Voluntary sustainability standards (VSS) have now become a mainstream labelling instrument in global commodity chains. The main assurance instrument behind these VSS is the ‘third-party’ audit. At the same time, these VSS adhere to a ‘meta-standard’, which sets requirements for VSS. The meta-standard aims to attest that these VSS have achieved a certain level of integrity. The VSS and the meta-standard are both multi-stakeholder organizations that operate alongside international global commodities stretching for example, from rural production sites in West Africa to the end consumers in the global north.
This research project aims to open the ‘black-box’ of the dominant oversight configuration in global commodity chains. The oversight configuration is studied by taking a closer look at the standard development process, i.e.: which actors are defining what needs to be controlled for and at what level of the supply chain. As well as how control is enacted -who is controlling who and where. Therefore, the overarching research question is: How is the oversight configuration of VSS in the cocoa sector arranged, what are the consequences of this and what are the possibilities for improvement?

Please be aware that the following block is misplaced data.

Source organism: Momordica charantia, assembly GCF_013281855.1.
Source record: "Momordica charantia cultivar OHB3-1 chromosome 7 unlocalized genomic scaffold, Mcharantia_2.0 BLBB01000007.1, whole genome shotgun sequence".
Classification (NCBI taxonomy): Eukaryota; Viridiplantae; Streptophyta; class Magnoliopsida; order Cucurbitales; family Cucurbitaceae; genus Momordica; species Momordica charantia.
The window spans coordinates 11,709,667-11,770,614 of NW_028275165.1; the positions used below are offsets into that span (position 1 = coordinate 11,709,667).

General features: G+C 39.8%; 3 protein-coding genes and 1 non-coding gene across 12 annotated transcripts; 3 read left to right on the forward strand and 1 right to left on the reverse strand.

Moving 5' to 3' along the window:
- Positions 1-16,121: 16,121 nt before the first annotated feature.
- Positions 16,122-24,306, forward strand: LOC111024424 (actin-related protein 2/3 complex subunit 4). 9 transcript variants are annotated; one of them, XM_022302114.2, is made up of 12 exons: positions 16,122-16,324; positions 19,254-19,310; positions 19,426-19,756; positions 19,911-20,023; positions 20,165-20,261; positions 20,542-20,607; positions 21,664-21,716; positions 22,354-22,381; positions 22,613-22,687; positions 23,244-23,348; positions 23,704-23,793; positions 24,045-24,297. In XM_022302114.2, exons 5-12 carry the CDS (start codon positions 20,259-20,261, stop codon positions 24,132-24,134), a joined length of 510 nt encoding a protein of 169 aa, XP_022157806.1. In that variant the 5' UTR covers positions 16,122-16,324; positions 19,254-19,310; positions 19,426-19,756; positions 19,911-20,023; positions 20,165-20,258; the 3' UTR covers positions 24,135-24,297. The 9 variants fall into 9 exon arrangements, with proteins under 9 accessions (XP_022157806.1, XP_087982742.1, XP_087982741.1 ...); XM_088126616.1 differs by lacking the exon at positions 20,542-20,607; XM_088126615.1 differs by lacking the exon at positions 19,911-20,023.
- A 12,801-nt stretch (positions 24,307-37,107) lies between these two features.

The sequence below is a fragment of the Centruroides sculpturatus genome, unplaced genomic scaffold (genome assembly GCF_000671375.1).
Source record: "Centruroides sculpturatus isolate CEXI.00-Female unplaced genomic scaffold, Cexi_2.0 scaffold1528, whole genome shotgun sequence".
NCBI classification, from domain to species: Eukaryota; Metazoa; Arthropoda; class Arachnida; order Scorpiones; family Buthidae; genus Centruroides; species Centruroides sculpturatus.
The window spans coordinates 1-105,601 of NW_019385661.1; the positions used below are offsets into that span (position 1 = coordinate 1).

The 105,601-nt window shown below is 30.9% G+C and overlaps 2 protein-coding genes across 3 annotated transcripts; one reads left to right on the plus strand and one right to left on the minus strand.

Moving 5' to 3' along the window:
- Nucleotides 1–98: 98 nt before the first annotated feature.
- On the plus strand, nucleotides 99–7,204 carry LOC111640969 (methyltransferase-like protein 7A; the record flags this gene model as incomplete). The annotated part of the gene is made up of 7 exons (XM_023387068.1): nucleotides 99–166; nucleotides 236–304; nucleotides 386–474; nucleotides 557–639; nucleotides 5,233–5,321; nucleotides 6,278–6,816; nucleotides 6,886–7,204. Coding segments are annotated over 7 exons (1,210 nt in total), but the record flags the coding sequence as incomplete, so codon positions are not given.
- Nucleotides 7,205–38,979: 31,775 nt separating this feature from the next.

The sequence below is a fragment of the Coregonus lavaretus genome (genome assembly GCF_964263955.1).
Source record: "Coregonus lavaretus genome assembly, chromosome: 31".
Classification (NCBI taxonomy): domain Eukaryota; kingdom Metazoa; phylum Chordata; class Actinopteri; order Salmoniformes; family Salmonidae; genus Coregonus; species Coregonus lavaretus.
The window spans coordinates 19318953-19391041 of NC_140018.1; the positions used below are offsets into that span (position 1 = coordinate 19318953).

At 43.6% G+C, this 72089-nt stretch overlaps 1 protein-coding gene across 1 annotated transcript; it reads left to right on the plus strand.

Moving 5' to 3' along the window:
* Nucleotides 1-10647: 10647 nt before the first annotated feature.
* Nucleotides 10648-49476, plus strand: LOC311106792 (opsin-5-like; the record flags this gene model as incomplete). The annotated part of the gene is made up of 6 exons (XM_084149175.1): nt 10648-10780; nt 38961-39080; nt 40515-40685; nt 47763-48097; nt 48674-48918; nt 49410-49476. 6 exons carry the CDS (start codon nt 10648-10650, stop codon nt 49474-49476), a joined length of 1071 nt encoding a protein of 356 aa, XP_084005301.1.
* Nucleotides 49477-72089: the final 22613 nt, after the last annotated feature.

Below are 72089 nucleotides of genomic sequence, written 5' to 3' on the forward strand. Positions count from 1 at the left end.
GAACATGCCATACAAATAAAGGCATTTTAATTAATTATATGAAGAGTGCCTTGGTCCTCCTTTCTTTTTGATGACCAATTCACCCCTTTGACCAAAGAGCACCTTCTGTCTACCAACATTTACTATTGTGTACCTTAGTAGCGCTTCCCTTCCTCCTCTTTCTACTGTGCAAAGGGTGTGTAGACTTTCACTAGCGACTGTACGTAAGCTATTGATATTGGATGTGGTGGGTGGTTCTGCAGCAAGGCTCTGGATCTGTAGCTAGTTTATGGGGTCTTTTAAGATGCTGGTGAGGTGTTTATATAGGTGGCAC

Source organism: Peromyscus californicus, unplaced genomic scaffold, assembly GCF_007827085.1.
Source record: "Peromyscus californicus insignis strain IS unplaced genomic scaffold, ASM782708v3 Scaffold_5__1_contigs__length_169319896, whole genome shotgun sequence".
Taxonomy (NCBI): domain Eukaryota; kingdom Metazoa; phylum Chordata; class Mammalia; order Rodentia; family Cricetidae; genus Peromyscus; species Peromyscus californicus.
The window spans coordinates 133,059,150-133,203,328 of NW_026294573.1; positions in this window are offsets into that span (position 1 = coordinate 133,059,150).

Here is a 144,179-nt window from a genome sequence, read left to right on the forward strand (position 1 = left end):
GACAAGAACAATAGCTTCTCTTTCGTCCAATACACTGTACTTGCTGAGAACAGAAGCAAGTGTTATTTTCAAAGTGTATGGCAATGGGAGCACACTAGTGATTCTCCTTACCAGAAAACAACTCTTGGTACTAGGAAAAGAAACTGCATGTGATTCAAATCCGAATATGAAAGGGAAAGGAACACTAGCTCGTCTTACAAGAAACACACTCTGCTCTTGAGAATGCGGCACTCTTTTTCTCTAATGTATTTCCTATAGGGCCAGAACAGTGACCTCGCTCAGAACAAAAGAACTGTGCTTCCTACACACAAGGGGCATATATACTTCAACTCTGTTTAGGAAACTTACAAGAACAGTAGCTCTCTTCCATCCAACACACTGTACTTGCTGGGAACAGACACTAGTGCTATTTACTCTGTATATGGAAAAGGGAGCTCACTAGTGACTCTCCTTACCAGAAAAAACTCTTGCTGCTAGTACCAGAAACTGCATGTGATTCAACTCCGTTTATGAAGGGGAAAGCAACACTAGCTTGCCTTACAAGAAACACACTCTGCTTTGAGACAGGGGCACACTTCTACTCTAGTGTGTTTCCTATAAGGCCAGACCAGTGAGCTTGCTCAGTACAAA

This research focuses on the cocoa sector, since cocoa certification has seen a fast adoption in the main cocoa producing countries and major consumer brands in the global north have made commitments towards 100% certified supply chains. Moreover, VSS active in cocoa are also present in other sectors such as coffee and bananas. Hence, this thesis aims to contribute to the overall understanding of how the oversight configuration in global commodity chains is currently arranged. Only by understanding how it functions and which actors are involved in its definition, implementation and delivery improvements to the instrument can be identified to have better results.